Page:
between 20 and 23 at% (22–25 mass/%). Figure 4 shows
typical F 1s, O 1s and C 1s spectra for the oxyfluorinated PP
A.u. = 0.05
1600 14001200 1000800
Fig. 2 ATR-FTIR spectra of
NWF before (pPP-4) and after
Difference spectrum is shown in
νC = O
Row = 7 Col = 40
1700 1600 1500 1400 1300 1200 1100 1000
Fig. 3 Optical (a) and chemical
(c, d, e) images of the
oxyfluorinated samples focusing
on a single fibre (oPP-4). The
chemical images are constructed
from areas under selected band
intensities reflecting surface
distribution of characteristic
surface species. b is a
characteristic spectrum detected
by a selected detector element
(pixel) corresponding to a
sample area around
5.5 9 5.5 lm2collected in
Table 3 Surface composition of the oxyfluorinated NWF samples as
revealed by XPS
SampleF/at%F/mass%O/at% O/mass%C/at% C/mass%
oPP-121.5 28.322.7 25.1 55.846.5
oPP-226.7 34.6 20.622.452.7 43.1
oPP-330.738.9 20.622.0 48.739.1
oPP-427.4 35.023.225.0 49.440.0
oPP-526.5 34.419.921.7 53.6 44.0
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samples. The F 1s peak is symmetric, centred at 687.0 eV,
testifying to the presence of C–F bonds . The O 1s peak
is asymmetric, suggesting the presence of O in bonding
modes like C–O at 533.2 eV and C=O at 531.6 eV .
The C 1s peak can be resolved into several components.
Neglecting the minor secondary shifts, the following
assignments can be made: C–C and C–H at 285 eV, C–O at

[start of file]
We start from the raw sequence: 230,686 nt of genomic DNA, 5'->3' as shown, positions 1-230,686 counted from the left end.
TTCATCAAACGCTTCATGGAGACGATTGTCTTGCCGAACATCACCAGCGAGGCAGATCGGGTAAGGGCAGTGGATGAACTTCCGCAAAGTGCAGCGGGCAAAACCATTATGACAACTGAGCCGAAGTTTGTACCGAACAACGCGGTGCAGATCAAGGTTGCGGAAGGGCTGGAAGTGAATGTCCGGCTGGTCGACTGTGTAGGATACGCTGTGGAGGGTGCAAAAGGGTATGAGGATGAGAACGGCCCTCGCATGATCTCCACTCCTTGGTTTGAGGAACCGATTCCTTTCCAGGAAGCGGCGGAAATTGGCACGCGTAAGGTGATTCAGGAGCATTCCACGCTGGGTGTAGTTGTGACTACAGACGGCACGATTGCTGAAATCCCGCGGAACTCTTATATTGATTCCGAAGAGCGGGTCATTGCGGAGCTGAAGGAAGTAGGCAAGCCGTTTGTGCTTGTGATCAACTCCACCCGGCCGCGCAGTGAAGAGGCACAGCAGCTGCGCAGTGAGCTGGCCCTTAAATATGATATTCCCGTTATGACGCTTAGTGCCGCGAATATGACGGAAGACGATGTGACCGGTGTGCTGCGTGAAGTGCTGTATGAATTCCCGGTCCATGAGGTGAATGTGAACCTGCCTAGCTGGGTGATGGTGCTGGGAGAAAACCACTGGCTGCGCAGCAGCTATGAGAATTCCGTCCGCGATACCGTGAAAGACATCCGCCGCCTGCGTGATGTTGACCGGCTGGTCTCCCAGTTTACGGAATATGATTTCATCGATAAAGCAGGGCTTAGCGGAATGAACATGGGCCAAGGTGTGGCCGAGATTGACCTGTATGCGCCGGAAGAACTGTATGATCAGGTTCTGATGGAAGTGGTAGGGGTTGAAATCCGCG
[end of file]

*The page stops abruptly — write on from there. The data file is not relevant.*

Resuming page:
296.4 eV, C=O, O–C–O, and C–F states at 287.9 eV and
O=C–O at about 289.4 eV .
In case of direct static fluorination hydrogen atoms are
substituted by fluorine, double and conjugated bonds are
saturated with fluorine. Crosslinking (formation of C–C
bonds) and destruction of C–C bonds may also occur. In
oxyfluorination, i.e. treatment of polymeric materials with
COOH groups can be inserted onto the polymer chains
Both ATR-FTIR spectroscopy and XPS analysis support
the presence of oxygen-containing groups on the surface of
our functionalised NWF samples. Despite the applied
process of fluorination, meaning that a mixture of 20/80
vol/vol fluorine/nitrogen gas was used, the surface of our
treated samples is abundant with oxygen-containing
groups. Oxygen was present during the fluorination process
since the reactor was only partially evacuated. In addition,
some oxygen may have been entrapped in the loose
structure of NWFs, on the surface of the fluorinating ves-
sel, and it may also have been present as an impurity (cca